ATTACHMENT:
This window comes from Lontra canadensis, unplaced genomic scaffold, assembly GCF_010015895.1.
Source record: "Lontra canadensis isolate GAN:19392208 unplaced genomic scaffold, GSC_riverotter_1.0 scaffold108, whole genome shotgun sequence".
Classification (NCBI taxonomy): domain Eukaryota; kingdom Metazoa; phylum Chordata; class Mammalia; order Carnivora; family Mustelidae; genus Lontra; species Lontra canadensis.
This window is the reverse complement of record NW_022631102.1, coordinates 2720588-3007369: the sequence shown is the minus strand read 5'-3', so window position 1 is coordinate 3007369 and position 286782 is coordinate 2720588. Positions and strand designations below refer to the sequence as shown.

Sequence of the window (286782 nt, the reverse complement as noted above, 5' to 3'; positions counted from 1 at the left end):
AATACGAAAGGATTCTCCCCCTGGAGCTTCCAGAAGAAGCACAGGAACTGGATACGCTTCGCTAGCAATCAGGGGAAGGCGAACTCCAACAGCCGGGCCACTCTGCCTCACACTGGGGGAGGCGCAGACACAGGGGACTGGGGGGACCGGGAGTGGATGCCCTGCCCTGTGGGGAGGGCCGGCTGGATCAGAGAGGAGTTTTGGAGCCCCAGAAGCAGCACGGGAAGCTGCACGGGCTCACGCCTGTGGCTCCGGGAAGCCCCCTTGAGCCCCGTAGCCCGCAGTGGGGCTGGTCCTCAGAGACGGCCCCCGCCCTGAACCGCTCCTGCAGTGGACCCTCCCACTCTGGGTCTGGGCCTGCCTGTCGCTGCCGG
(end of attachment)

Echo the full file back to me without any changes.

This window comes from Lontra canadensis, unplaced genomic scaffold, assembly GCF_010015895.1.
Source record: "Lontra canadensis isolate GAN:19392208 unplaced genomic scaffold, GSC_riverotter_1.0 scaffold108, whole genome shotgun sequence".
Classification (NCBI taxonomy): domain Eukaryota; kingdom Metazoa; phylum Chordata; class Mammalia; order Carnivora; family Mustelidae; genus Lontra; species Lontra canadensis.
This window is the reverse complement of record NW_022631102.1, coordinates 2720588-3007369: the sequence shown is the minus strand read 5'-3', so window position 1 is coordinate 3007369 and position 286782 is coordinate 2720588. Positions and strand designations below refer to the sequence as shown.

Sequence of the window (286782 nt, the reverse complement as noted above, 5' to 3'; positions counted from 1 at the left end):
AATACGAAAGGATTCTCCCCCTGGAGCTTCCAGAAGAAGCACAGGAACTGGATACGCTTCGCTAGCAATCAGGGGAAGGCGAACTCCAACAGCCGGGCCACTCTGCCTCACACTGGGGGAGGCGCAGACACAGGGGACTGGGGGGACCGGGAGTGGATGCCCTGCCCTGTGGGGAGGGCCGGCTGGATCAGAGAGGAGTTTTGGAGCCCCAGAAGCAGCACGGGAAGCTGCACGGGCTCACGCCTGTGGCTCCGGGAAGCCCCCTTGAGCCCCGTAGCCCGCAGTGGGGCTGGTCCTCAGAGACGGCCCCCGCCCTGAACCGCTCCTGCAGTGGACCCTCCCACTCTGGGTCTGGGCCTGCCTGTCGCTGCCGG